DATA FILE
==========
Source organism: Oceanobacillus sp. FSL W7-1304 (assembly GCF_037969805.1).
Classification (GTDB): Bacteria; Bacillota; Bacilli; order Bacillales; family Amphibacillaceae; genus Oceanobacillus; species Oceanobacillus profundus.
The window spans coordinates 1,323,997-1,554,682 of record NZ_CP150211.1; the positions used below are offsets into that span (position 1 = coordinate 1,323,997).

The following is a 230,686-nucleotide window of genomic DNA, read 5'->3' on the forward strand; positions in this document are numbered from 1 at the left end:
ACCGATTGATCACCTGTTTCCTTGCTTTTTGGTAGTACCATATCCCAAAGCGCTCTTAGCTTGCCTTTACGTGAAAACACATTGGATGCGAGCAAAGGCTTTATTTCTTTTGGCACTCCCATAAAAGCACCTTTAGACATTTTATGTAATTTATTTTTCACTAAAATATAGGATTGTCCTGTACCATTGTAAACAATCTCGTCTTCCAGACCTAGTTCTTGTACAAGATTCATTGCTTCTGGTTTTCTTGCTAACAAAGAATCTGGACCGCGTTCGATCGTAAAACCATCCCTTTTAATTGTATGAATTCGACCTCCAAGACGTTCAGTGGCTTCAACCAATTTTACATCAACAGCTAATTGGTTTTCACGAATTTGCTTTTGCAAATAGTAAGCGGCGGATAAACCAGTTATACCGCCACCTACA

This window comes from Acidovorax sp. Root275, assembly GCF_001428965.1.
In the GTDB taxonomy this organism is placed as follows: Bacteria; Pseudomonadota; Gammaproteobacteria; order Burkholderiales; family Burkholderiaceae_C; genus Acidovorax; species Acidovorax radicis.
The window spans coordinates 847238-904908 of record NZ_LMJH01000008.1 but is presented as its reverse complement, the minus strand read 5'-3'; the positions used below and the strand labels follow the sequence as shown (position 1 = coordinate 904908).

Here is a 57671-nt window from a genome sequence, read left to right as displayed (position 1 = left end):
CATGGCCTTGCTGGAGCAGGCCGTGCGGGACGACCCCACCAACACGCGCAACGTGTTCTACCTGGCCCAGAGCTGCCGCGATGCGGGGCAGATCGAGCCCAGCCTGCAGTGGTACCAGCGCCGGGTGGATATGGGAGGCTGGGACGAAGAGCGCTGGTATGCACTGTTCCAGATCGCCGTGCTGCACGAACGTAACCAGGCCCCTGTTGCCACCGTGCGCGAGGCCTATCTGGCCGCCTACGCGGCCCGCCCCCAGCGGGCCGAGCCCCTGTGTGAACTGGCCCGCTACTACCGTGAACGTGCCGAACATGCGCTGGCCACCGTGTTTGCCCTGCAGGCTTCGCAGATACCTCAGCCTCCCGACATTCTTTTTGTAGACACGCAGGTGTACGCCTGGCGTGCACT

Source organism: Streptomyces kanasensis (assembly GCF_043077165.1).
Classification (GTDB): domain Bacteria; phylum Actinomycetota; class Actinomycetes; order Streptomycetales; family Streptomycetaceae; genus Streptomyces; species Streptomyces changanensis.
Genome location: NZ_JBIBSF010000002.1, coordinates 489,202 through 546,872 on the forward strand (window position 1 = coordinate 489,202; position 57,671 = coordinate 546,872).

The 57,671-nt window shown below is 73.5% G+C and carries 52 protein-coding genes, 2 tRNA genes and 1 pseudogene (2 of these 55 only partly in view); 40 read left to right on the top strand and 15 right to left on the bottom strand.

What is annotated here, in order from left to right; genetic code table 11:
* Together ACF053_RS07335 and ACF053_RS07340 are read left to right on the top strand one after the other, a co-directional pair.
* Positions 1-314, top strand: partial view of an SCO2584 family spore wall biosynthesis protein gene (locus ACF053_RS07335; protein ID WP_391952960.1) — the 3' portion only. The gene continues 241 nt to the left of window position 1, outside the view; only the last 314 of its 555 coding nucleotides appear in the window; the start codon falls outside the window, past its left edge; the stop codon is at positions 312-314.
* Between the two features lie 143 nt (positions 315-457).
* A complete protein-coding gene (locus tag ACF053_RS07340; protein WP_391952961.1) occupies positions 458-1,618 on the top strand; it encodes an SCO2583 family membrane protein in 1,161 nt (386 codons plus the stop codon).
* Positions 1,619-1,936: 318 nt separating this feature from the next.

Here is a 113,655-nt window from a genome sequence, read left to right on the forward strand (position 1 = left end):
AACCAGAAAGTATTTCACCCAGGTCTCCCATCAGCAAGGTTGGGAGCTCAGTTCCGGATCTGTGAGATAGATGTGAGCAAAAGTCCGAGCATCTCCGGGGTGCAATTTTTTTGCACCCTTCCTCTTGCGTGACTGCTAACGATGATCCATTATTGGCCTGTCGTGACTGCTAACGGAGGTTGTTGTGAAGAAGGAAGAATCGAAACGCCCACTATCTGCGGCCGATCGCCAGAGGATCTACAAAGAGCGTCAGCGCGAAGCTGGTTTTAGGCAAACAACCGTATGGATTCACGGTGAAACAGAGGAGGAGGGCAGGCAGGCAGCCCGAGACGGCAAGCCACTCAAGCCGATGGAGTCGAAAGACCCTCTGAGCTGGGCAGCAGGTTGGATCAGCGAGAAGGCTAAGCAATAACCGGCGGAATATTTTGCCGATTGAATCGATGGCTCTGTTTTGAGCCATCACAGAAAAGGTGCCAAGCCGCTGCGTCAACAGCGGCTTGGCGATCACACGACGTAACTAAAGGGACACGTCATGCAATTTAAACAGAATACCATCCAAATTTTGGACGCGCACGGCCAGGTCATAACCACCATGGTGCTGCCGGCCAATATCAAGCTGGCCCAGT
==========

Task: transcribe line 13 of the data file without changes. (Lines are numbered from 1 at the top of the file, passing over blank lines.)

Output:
Genome location: NZ_JBIBSF010000002.1, coordinates 489,202 through 546,872 on the forward strand (window position 1 = coordinate 489,202; position 57,671 = coordinate 546,872).